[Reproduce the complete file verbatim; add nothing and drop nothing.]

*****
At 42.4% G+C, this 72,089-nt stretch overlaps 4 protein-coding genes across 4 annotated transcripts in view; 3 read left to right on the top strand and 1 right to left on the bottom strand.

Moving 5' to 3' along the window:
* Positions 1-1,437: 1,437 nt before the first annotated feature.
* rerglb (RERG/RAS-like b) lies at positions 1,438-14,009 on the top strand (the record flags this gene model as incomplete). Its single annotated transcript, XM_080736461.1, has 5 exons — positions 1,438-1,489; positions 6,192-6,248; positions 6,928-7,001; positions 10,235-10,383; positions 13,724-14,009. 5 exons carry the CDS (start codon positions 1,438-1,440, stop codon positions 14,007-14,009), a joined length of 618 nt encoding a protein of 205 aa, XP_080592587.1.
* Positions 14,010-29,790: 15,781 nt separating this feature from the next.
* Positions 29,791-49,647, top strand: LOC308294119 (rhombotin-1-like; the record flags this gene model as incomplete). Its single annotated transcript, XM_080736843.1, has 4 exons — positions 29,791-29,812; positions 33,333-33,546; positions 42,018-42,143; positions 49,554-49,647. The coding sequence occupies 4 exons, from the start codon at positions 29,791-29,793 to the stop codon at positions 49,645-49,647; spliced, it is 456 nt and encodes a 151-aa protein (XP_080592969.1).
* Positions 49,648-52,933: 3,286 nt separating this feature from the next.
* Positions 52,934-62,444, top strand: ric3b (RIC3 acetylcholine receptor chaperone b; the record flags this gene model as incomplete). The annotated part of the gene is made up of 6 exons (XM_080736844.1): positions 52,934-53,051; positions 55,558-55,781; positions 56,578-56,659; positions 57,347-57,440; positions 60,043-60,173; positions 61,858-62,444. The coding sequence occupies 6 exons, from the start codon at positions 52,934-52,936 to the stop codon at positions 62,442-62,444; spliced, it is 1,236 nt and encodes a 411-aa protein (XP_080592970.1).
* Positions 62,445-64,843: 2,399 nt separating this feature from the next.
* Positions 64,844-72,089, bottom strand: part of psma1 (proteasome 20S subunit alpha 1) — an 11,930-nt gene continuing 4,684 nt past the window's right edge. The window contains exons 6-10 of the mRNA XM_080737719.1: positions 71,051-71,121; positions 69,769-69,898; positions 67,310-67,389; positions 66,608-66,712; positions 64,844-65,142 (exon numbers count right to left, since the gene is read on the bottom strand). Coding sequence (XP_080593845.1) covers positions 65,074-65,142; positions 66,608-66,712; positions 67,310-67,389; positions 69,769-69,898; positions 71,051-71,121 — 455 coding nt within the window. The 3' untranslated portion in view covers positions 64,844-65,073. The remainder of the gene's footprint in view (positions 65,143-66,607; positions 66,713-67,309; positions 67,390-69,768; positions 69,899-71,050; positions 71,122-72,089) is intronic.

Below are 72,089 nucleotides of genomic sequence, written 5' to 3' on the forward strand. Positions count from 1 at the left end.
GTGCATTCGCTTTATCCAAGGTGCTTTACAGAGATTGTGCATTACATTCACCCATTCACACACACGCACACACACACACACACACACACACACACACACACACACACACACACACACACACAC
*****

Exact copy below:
At 42.4% G+C, this 72,089-nt stretch overlaps 4 protein-coding genes across 4 annotated transcripts in view; 3 read left to right on the top strand and 1 right to left on the bottom strand.

Moving 5' to 3' along the window:
* Positions 1-1,437: 1,437 nt before the first annotated feature.
* rerglb (RERG/RAS-like b) lies at positions 1,438-14,009 on the top strand (the record flags this gene model as incomplete). Its single annotated transcript, XM_080736461.1, has 5 exons — positions 1,438-1,489; positions 6,192-6,248; positions 6,928-7,001; positions 10,235-10,383; positions 13,724-14,009. 5 exons carry the CDS (start codon positions 1,438-1,440, stop codon positions 14,007-14,009), a joined length of 618 nt encoding a protein of 205 aa, XP_080592587.1.
* Positions 14,010-29,790: 15,781 nt separating this feature from the next.
* Positions 29,791-49,647, top strand: LOC308294119 (rhombotin-1-like; the record flags this gene model as incomplete). Its single annotated transcript, XM_080736843.1, has 4 exons — positions 29,791-29,812; positions 33,333-33,546; positions 42,018-42,143; positions 49,554-49,647. The coding sequence occupies 4 exons, from the start codon at positions 29,791-29,793 to the stop codon at positions 49,645-49,647; spliced, it is 456 nt and encodes a 151-aa protein (XP_080592969.1).
* Positions 49,648-52,933: 3,286 nt separating this feature from the next.
* Positions 52,934-62,444, top strand: ric3b (RIC3 acetylcholine receptor chaperone b; the record flags this gene model as incomplete). The annotated part of the gene is made up of 6 exons (XM_080736844.1): positions 52,934-53,051; positions 55,558-55,781; positions 56,578-56,659; positions 57,347-57,440; positions 60,043-60,173; positions 61,858-62,444. The coding sequence occupies 6 exons, from the start codon at positions 52,934-52,936 to the stop codon at positions 62,442-62,444; spliced, it is 1,236 nt and encodes a 411-aa protein (XP_080592970.1).
* Positions 62,445-64,843: 2,399 nt separating this feature from the next.
* Positions 64,844-72,089, bottom strand: part of psma1 (proteasome 20S subunit alpha 1) — an 11,930-nt gene continuing 4,684 nt past the window's right edge. The window contains exons 6-10 of the mRNA XM_080737719.1: positions 71,051-71,121; positions 69,769-69,898; positions 67,310-67,389; positions 66,608-66,712; positions 64,844-65,142 (exon numbers count right to left, since the gene is read on the bottom strand). Coding sequence (XP_080593845.1) covers positions 65,074-65,142; positions 66,608-66,712; positions 67,310-67,389; positions 69,769-69,898; positions 71,051-71,121 — 455 coding nt within the window. The 3' untranslated portion in view covers positions 64,844-65,073. The remainder of the gene's footprint in view (positions 65,143-66,607; positions 66,713-67,309; positions 67,390-69,768; positions 69,899-71,050; positions 71,122-72,089) is intronic.

Below are 72,089 nucleotides of genomic sequence, written 5' to 3' on the forward strand. Positions count from 1 at the left end.
GTGCATTCGCTTTATCCAAGGTGCTTTACAGAGATTGTGCATTACATTCACCCATTCACACACACGCACACACACACACACACACACACACACACACACACACACACACACACACACACACAC